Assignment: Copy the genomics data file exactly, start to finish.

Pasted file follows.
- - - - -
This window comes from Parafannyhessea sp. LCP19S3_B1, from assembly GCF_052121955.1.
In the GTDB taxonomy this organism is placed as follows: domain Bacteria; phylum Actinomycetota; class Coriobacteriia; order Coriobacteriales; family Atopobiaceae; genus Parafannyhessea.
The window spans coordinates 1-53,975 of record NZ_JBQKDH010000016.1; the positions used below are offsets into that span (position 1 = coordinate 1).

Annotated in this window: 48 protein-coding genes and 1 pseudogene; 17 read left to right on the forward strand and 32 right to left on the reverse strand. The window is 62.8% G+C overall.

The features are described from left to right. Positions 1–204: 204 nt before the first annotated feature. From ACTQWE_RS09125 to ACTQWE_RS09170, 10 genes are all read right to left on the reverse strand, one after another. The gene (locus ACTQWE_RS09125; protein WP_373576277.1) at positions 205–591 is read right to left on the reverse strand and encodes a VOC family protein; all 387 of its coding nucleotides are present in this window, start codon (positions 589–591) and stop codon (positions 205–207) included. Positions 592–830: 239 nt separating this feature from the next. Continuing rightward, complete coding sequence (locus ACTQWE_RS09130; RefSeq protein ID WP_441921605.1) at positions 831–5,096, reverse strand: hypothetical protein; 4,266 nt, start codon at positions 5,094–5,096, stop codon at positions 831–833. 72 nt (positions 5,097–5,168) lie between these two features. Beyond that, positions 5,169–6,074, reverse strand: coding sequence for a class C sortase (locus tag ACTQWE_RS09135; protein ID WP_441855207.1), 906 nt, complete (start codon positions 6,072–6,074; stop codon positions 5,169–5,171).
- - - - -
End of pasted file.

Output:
This window comes from Parafannyhessea sp. LCP19S3_B1, from assembly GCF_052121955.1.
In the GTDB taxonomy this organism is placed as follows: domain Bacteria; phylum Actinomycetota; class Coriobacteriia; order Coriobacteriales; family Atopobiaceae; genus Parafannyhessea.
The window spans coordinates 1-53,975 of record NZ_JBQKDH010000016.1; the positions used below are offsets into that span (position 1 = coordinate 1).

Annotated in this window: 48 protein-coding genes and 1 pseudogene; 17 read left to right on the forward strand and 32 right to left on the reverse strand. The window is 62.8% G+C overall.

The features are described from left to right. Positions 1–204: 204 nt before the first annotated feature. From ACTQWE_RS09125 to ACTQWE_RS09170, 10 genes are all read right to left on the reverse strand, one after another. The gene (locus ACTQWE_RS09125; protein WP_373576277.1) at positions 205–591 is read right to left on the reverse strand and encodes a VOC family protein; all 387 of its coding nucleotides are present in this window, start codon (positions 589–591) and stop codon (positions 205–207) included. Positions 592–830: 239 nt separating this feature from the next. Continuing rightward, complete coding sequence (locus ACTQWE_RS09130; RefSeq protein ID WP_441921605.1) at positions 831–5,096, reverse strand: hypothetical protein; 4,266 nt, start codon at positions 5,094–5,096, stop codon at positions 831–833. 72 nt (positions 5,097–5,168) lie between these two features. Beyond that, positions 5,169–6,074, reverse strand: coding sequence for a class C sortase (locus tag ACTQWE_RS09135; protein ID WP_441855207.1), 906 nt, complete (start codon positions 6,072–6,074; stop codon positions 5,169–5,171).